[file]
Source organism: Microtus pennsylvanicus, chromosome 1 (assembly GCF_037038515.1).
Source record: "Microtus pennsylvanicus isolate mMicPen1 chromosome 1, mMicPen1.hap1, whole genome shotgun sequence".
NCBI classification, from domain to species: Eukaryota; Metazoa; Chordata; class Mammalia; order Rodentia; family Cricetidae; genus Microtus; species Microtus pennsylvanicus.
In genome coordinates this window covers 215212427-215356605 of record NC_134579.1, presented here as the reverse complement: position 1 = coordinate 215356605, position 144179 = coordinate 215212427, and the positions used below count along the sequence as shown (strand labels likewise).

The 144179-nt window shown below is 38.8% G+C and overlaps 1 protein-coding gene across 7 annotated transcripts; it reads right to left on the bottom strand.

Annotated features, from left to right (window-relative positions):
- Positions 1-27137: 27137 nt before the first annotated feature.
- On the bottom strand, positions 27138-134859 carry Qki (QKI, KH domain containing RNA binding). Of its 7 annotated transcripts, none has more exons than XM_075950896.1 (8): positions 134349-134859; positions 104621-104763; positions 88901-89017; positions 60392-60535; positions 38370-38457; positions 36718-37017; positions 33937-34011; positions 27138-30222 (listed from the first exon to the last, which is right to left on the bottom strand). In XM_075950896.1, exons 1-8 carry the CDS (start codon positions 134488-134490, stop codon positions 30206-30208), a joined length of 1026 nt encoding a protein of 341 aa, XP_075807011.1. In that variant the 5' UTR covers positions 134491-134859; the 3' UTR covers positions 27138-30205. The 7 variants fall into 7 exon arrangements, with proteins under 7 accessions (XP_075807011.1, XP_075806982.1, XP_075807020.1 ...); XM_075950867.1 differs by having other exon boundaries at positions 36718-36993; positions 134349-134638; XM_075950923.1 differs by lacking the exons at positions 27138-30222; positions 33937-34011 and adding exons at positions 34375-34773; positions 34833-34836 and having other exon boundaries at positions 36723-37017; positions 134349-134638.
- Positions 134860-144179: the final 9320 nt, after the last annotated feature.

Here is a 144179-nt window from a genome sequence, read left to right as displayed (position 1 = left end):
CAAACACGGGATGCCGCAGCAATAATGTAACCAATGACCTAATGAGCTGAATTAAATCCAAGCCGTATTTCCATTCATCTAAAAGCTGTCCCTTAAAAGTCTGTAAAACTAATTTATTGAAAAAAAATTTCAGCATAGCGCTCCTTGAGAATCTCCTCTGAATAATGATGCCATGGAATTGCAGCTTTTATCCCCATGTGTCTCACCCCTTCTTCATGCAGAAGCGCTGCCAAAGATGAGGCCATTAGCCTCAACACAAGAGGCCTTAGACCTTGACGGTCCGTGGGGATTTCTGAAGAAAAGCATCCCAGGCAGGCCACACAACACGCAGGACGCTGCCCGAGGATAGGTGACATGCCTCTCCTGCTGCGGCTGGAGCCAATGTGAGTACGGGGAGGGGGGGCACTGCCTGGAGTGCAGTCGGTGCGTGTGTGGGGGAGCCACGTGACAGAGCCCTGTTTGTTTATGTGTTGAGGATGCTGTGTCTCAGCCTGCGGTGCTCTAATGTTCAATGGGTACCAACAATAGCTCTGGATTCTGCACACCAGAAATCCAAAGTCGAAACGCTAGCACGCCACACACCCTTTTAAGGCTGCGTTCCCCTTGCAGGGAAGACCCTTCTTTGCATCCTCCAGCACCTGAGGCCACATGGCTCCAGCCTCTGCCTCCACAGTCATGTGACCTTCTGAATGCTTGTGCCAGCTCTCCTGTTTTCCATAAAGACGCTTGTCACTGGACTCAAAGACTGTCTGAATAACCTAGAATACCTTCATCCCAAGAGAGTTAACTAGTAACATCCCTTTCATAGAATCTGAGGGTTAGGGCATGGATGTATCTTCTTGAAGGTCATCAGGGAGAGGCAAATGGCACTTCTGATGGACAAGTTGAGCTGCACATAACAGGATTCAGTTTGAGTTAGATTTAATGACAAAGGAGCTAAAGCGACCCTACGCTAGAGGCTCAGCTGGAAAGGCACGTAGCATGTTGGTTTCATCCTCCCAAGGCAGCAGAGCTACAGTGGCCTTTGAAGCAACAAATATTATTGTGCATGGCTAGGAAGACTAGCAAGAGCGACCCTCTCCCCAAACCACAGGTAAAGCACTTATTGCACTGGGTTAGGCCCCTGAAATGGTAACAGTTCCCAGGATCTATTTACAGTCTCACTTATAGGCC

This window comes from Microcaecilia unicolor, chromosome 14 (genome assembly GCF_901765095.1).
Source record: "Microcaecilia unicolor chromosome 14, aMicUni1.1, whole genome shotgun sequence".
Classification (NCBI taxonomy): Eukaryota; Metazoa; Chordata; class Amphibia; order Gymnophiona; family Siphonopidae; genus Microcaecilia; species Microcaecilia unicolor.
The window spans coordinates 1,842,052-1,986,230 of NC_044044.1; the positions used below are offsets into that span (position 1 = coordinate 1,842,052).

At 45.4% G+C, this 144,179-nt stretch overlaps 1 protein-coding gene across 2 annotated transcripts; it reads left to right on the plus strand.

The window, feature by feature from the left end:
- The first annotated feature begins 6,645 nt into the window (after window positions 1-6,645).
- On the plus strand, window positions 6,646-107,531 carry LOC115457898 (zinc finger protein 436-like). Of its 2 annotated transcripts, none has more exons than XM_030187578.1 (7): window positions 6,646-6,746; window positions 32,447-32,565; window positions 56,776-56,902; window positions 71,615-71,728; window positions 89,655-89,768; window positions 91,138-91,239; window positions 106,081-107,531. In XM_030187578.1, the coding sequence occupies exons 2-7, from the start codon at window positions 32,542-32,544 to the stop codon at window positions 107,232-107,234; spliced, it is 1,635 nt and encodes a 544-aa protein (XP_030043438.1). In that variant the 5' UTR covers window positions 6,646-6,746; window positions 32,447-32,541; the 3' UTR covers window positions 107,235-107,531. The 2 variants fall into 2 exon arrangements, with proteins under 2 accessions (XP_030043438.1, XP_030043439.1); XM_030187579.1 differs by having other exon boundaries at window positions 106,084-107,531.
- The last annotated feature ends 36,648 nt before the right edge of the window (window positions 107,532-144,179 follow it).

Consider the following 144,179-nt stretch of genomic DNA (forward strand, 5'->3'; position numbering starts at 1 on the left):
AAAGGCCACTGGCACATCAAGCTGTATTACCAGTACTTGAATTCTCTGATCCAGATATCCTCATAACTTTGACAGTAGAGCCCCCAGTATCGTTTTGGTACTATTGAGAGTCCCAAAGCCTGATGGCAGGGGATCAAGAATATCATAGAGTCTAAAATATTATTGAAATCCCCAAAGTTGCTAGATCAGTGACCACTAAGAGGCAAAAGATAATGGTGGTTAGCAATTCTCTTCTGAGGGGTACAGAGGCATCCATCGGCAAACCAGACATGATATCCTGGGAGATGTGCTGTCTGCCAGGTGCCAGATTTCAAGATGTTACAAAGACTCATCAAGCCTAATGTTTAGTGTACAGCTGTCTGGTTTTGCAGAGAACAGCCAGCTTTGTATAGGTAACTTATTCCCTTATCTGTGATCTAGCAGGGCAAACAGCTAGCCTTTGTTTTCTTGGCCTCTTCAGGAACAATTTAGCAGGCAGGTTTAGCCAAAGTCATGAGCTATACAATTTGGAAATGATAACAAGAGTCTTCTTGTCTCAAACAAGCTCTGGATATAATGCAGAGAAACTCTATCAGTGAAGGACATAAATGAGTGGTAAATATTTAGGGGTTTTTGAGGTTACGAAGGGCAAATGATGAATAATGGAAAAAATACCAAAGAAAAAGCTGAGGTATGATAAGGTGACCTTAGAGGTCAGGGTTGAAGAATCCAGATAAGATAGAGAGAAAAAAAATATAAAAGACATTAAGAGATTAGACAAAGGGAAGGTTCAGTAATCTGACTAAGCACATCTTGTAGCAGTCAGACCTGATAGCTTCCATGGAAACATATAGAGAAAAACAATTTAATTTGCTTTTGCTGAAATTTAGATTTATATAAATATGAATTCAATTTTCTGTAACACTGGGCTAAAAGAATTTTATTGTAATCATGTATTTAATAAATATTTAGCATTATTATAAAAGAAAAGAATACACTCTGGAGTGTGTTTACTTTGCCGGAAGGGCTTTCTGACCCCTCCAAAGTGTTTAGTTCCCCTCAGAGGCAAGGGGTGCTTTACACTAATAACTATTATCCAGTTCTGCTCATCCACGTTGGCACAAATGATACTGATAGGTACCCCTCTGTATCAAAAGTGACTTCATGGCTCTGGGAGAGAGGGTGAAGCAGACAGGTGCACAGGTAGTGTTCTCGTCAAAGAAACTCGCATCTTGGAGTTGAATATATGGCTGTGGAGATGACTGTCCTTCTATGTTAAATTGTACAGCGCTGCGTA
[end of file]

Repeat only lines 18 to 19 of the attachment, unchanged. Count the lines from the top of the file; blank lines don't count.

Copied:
- The first annotated feature begins 6,645 nt into the window (after window positions 1-6,645).
- On the plus strand, window positions 6,646-107,531 carry LOC115457898 (zinc finger protein 436-like). Of its 2 annotated transcripts, none has more exons than XM_030187578.1 (7): window positions 6,646-6,746; window positions 32,447-32,565; window positions 56,776-56,902; window positions 71,615-71,728; window positions 89,655-89,768; window positions 91,138-91,239; window positions 106,081-107,531. In XM_030187578.1, the coding sequence occupies exons 2-7, from the start codon at window positions 32,542-32,544 to the stop codon at window positions 107,232-107,234; spliced, it is 1,635 nt and encodes a 544-aa protein (XP_030043438.1). In that variant the 5' UTR covers window positions 6,646-6,746; window positions 32,447-32,541; the 3' UTR covers window positions 107,235-107,531. The 2 variants fall into 2 exon arrangements, with proteins under 2 accessions (XP_030043438.1, XP_030043439.1); XM_030187579.1 differs by having other exon boundaries at window positions 106,084-107,531.